Tejay confident he can compete with the best at Tour de France

Tejay van Garderen has already beaten Chris Froome and Alberto Contador in races this year and sees no reason why he can't do it again at the Tour de France

Tejay Van Garderen on stage five of the 2015 Dauphine-LIbere
(Image credit: Watson)

Tejay van Garderen says he doesn't expect to be mentioned in the same breath as the big four Tour de France favourites, but insists he has the ability to beat any of them in July.

The BMC rider has two fifth-place Tour finishes to his name by the age of 26, while Chris Froome, Alberto Contador, Vincenzo Nibali and Nairo Quintana have Grand Tour victories to their name.

But the American hopes his recent second place finish at the Criterium du Dauphiné will buy him the respect of the peloton and allow him to show what he can do.

"Those four riders have all won Grand Tours, have podium finishes and have won stages and two of them have won all three races," he said. "There’s a reason why they’re put in that five-star favourite status.

"I hope after this year’s Tour to be put in the realm with those guys, but I’m not offended that I’m not mentioned with them [now].

"In the peloton, after my recent results, I’ll have the respect to move around the bunch. They’ll know that we’re there for a reason."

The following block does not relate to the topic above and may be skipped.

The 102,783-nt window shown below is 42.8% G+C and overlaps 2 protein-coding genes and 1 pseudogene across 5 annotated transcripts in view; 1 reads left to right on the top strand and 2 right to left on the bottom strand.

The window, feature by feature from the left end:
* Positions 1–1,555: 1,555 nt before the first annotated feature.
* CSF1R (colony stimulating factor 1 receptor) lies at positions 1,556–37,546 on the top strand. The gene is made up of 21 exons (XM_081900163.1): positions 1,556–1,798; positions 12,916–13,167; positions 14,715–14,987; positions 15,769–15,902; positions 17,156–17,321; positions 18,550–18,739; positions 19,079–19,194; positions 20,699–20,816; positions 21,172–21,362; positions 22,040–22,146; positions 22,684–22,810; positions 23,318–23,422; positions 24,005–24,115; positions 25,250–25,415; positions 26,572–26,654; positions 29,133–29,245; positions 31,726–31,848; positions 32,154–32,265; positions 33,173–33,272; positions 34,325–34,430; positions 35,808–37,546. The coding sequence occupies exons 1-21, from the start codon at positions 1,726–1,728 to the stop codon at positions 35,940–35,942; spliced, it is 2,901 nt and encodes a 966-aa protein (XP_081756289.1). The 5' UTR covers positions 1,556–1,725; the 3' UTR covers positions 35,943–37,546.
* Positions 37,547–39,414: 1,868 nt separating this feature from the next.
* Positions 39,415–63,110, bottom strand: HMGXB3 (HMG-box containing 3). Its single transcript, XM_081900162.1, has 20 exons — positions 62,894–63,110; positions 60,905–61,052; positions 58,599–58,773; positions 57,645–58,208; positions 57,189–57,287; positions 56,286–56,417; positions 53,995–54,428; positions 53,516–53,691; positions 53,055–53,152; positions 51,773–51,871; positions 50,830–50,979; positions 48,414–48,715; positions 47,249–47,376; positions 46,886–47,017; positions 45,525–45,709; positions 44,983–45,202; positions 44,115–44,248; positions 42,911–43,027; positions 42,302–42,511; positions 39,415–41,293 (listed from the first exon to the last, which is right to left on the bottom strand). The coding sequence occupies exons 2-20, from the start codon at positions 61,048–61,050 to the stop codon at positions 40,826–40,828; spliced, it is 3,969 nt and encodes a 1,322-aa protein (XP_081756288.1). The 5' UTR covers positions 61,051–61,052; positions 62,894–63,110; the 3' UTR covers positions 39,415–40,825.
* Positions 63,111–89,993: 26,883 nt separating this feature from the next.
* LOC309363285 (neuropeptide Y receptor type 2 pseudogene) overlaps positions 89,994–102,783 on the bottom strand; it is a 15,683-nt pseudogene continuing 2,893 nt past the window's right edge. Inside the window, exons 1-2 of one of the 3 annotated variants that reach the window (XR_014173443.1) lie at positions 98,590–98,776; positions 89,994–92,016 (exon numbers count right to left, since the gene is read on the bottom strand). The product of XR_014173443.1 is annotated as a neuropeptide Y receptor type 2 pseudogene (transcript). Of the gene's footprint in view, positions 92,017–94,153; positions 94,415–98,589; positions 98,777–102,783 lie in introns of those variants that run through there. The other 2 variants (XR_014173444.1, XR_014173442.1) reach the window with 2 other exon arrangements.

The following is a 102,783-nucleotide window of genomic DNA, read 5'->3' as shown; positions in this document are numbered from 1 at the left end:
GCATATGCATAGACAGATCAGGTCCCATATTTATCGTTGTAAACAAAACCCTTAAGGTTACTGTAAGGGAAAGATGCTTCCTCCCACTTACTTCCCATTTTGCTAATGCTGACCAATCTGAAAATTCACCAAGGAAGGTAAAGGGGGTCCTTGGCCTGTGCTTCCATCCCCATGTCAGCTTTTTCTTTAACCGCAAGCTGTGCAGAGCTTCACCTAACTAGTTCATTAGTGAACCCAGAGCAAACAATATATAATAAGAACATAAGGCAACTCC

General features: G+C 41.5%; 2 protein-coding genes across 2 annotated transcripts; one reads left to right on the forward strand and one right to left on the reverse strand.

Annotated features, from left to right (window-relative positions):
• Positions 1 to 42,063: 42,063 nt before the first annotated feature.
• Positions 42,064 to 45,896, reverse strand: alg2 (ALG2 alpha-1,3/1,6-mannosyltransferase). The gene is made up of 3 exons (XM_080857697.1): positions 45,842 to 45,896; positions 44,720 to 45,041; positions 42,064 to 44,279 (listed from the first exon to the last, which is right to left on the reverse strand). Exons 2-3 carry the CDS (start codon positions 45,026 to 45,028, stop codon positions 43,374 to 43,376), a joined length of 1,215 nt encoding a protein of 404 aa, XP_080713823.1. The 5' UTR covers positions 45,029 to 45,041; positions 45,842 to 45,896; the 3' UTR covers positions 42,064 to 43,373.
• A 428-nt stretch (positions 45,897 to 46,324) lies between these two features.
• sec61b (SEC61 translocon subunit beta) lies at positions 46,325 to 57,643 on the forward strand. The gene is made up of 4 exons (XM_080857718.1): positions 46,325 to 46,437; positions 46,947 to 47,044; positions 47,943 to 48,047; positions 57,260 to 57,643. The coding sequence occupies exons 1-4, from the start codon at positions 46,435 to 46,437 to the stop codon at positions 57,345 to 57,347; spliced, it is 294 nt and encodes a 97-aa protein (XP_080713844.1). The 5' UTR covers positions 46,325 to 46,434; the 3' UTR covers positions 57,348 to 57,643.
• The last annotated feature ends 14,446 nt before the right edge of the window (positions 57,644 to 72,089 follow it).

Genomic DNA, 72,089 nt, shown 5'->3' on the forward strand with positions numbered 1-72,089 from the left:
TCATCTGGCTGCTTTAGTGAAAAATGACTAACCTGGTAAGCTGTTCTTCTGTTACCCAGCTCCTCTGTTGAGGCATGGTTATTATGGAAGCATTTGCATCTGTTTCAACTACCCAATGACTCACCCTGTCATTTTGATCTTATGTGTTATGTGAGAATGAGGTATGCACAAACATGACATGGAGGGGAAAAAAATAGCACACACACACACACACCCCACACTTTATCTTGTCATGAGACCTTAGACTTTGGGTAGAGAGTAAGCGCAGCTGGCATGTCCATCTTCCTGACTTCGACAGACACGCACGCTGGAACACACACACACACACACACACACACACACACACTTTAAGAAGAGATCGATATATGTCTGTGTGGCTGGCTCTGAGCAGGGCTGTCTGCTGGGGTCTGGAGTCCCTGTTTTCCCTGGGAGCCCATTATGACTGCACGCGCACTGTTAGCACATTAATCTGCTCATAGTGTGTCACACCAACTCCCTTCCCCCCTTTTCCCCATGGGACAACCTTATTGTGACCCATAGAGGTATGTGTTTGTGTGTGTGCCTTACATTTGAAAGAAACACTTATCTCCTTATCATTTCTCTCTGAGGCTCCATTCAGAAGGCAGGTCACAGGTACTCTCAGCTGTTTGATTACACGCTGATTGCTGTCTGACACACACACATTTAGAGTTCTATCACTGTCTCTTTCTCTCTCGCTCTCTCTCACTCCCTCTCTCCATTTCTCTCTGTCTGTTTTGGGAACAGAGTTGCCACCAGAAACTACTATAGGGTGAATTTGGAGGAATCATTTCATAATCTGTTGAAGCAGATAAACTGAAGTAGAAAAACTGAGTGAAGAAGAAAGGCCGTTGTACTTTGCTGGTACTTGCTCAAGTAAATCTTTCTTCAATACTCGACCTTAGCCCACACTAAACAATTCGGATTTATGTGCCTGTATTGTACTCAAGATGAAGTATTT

Tejay Van Garderen in the Elite Mens TT at the 2014 World Road Championships (Watson)

Tejay Van Garderen in the Elite Mens TT at the 2014 World Road Championships (Watson)
(Image credit: Watson)


It's not just bullishness from van Garderen either. The American points to times this season when he's out-duelled the likes of Contador and Froome in stage races and believes he is closing the gap on the 'five-star' riders.

"I believe that on any given day I can beat all of those guys," he added. "I’ve shown already that I’ve beaten them before, but it’s another thing to beat them consistently over three weeks.

"This year in Catalunya when I won the stage to La Molina, Contador was third. The stage to Pra-Loup in the Dauphiné, Bardet won the stage, I was second and Froome third. So it’s not that when those guys attack I say ‘Okay, see you later’, I’m actually getting closer to them."

And like in 2014, when van Garderen benefitted from the withdrawal of both Froome and Contador, he believes the hectic first week could play havoc with the overall classification.

"The Tour de France is something you can never predict," he went on to say. "In that first week there will be crosswinds in Holland and the cobblestones – lots of hectic stages where anything can happen.

"Every year it seems like a couple of hot contenders end up going home after the first week, and we could see that again this year."

 Cycling Weekly's experts discuss the Tour de France contenders

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Stuart Clarke is a News Associates trained journalist who has worked for the likes of the British Olympic Associate, British Rowing and the England and Wales Cricket Board, and of course Cycling Weekly. His work at Cycling Weekly has focused upon professional racing, following the World Tour races and its characters.